Three weeks later, on Oct. 15, Geron announced a common stock offering of 5 million shares, raising gross proceeds of $60 million; UBS was the lead underwriter. Okarma says that when he was making his presentation at UBS' conference, the company was not considering an equity offering. He also says the additional TVAX data he presented -- which are in dispute (see below) -- to investors at the conference were accurate.
The risk statement section in Geron's S-3 filing with the
Securities and Exchange Commission
points out that Merix holds the rights to the ex vivo dendritic cell technology used to produce the vaccine, while Geron owns the rights to the telomerase target. "If we were no longer able to use the Merix technology, we would need to develop or obtain rights to use a different technology and restart the trial using that different technology, or abandon entirely the development of an ex vivo telomerase vaccine, which would significantly and adversely affect our business," the S-3 states.
But the registration statement doesn't mention that under the existing agreement, Geron has rights to fund and do studies on TVAX only in phase I and II trials. After that, Merix has right to take over the drug, conduct phase III studies and push for Food and Drug Administration approval. (To do so, Merix would have to license the telomerase target from Geron, something Geron has already done with other companies.)
Meanwhile, another aspect of Geron's TVAX story is in dispute. Dr. Johanness Vieweg, the principal investigator in charge of the TVAX phase I study, presented data culled from prostate cancer patients enrolled in the study Monday at the American Society of Hematology meeting in San Diego. The data presented by Dr. Vieweg, a Duke University professor, was early and encouraging. But in some notable instances, it was significantly less positive than the presentation made by Okarma at the Sept. 22 UBS conference.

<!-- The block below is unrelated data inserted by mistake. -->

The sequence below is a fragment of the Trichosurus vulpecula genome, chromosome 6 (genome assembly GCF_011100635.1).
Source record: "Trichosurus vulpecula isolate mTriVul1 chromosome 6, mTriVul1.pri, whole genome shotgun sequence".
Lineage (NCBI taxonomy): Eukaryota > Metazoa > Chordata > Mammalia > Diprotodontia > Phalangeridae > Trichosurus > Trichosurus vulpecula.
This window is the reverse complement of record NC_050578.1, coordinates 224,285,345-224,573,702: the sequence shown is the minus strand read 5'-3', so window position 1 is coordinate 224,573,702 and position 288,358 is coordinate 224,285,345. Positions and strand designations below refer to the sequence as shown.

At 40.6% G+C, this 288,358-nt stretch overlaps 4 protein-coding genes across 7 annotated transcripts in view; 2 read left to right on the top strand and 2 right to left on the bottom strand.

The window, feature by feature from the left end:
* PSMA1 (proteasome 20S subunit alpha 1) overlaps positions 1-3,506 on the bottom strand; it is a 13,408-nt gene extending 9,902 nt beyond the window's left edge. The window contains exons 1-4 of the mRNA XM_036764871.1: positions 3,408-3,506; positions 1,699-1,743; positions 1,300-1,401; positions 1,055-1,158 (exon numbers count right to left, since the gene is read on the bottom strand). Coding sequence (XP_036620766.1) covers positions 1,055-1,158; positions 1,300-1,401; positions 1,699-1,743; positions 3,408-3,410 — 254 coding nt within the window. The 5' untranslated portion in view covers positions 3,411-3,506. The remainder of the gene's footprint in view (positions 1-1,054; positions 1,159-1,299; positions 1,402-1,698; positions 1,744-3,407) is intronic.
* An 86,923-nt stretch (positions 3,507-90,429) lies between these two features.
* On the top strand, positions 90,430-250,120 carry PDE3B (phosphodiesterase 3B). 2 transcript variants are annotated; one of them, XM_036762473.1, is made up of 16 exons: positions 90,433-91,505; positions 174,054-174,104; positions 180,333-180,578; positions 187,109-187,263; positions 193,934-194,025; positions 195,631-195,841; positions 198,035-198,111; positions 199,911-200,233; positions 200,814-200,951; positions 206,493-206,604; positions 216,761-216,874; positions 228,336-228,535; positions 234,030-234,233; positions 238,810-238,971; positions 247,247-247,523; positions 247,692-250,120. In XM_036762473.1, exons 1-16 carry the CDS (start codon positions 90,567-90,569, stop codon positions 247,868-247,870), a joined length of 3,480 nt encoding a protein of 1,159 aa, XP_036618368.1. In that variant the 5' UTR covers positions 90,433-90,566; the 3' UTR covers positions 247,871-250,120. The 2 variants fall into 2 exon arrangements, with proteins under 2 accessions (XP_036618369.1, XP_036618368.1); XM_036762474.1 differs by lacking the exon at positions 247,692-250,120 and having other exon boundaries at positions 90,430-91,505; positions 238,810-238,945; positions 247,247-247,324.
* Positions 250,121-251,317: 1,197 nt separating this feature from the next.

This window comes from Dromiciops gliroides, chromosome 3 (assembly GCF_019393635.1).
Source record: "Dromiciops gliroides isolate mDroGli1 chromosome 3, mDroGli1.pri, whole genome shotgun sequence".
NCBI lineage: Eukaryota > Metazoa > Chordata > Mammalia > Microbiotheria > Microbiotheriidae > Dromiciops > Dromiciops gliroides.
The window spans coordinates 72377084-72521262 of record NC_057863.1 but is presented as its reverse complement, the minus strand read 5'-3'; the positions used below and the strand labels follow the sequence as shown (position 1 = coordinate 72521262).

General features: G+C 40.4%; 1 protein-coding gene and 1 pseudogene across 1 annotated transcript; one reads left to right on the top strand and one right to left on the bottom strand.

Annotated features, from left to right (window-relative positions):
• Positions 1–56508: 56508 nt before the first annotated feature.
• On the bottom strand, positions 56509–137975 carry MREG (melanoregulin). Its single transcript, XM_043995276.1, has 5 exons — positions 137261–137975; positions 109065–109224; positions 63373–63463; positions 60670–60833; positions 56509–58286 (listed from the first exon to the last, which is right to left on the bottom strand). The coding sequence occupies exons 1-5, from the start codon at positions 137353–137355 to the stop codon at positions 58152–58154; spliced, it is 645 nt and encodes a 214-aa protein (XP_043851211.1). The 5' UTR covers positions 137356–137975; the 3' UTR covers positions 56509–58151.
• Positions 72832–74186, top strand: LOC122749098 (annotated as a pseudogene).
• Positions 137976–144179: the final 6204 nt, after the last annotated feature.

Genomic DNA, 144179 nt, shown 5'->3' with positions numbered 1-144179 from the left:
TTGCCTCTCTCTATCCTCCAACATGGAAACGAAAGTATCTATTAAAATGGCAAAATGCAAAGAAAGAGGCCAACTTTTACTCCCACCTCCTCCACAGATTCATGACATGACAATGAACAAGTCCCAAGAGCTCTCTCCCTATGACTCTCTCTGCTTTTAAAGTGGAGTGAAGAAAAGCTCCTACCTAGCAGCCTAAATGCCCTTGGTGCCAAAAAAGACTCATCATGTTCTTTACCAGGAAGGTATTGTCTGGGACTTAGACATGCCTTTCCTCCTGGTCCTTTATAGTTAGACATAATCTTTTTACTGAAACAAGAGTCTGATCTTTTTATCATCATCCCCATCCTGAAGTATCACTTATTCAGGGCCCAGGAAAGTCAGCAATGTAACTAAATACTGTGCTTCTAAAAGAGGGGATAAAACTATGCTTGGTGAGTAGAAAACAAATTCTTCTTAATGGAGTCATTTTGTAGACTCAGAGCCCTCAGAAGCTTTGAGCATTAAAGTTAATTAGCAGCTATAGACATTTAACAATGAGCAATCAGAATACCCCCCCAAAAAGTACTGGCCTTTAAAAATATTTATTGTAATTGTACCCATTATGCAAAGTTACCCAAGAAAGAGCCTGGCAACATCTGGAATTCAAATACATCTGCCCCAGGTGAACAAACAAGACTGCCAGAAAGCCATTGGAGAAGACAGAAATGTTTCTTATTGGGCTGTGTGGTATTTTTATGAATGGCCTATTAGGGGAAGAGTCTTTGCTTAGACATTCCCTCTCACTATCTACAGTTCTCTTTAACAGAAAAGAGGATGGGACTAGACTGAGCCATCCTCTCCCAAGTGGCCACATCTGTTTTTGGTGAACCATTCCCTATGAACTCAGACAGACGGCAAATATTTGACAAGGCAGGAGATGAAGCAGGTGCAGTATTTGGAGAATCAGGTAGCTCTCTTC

Asked about the discrepancy between his presentation and that of Okarma's, Dr. Vieweg grew noticeably uncomfortable, saying that his goal was to present an accurate picture of the progress being made with TVAX. His assessment included a belief the vaccine requires a lot more work before definitive questions about its efficacy can be answered. Dr. Vieweg said he's had minimal contact with Geron, has no financial interest in the company and that Geron wasn't even funding his work in the phase I trial.
Said Okarma of Dr. Vieweg: "I was with him last week. Johanness and I are colleagues and friends. He was not upset at all."
Okarma also refuted Vieweg's statement that Geron wasn't funding the current TVAX study: "We have funded it, and the National Institutes of Health have funded it.
Dr. Vieweg is forgetting," Okarma said. "We paid for preclinical work, our own work and the beginning part of the clinical work. I don't know how
Duke utilized our money, but I have the check stubs sitting here."
Through Wednesday's close, Geron shares had fallen almost 17.5% since Friday, with much of the drop following Dr. Vieweg's presentation at the American Society of Hematology conference. Early Thursday afternoon, the stock was down 17 cents, or 1.7%, to $9.97.
Adam Feuerstein writes regularly for RealMoney.com. In keeping with TSC's editorial policy, he doesn't own or short individual stocks, although he owns stock in TheStreet.com. He also doesn't invest in hedge funds or other private investment partnerships. He invites you to send